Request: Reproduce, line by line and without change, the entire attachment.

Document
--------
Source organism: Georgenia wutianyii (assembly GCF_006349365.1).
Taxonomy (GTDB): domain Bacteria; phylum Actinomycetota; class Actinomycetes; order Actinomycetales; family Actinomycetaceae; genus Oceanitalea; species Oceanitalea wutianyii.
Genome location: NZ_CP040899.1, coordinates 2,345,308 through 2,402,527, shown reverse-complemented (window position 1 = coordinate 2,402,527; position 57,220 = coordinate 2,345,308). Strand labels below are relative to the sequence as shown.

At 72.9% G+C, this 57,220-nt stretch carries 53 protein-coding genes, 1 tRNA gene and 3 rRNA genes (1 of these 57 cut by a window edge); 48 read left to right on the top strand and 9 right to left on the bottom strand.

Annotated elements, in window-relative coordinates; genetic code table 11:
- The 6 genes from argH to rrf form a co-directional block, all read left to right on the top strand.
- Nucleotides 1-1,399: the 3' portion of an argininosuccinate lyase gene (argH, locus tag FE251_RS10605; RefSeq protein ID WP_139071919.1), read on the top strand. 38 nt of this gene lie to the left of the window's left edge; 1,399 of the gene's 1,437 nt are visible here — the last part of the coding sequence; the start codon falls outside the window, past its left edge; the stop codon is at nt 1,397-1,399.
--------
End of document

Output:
Source organism: Georgenia wutianyii (assembly GCF_006349365.1).
Taxonomy (GTDB): domain Bacteria; phylum Actinomycetota; class Actinomycetes; order Actinomycetales; family Actinomycetaceae; genus Oceanitalea; species Oceanitalea wutianyii.
Genome location: NZ_CP040899.1, coordinates 2,345,308 through 2,402,527, shown reverse-complemented (window position 1 = coordinate 2,402,527; position 57,220 = coordinate 2,345,308). Strand labels below are relative to the sequence as shown.

At 72.9% G+C, this 57,220-nt stretch carries 53 protein-coding genes, 1 tRNA gene and 3 rRNA genes (1 of these 57 cut by a window edge); 48 read left to right on the top strand and 9 right to left on the bottom strand.

Annotated elements, in window-relative coordinates; genetic code table 11:
- The 6 genes from argH to rrf form a co-directional block, all read left to right on the top strand.
- Nucleotides 1-1,399: the 3' portion of an argininosuccinate lyase gene (argH, locus tag FE251_RS10605; RefSeq protein ID WP_139071919.1), read on the top strand. 38 nt of this gene lie to the left of the window's left edge; 1,399 of the gene's 1,437 nt are visible here — the last part of the coding sequence; the start codon falls outside the window, past its left edge; the stop codon is at nt 1,397-1,399.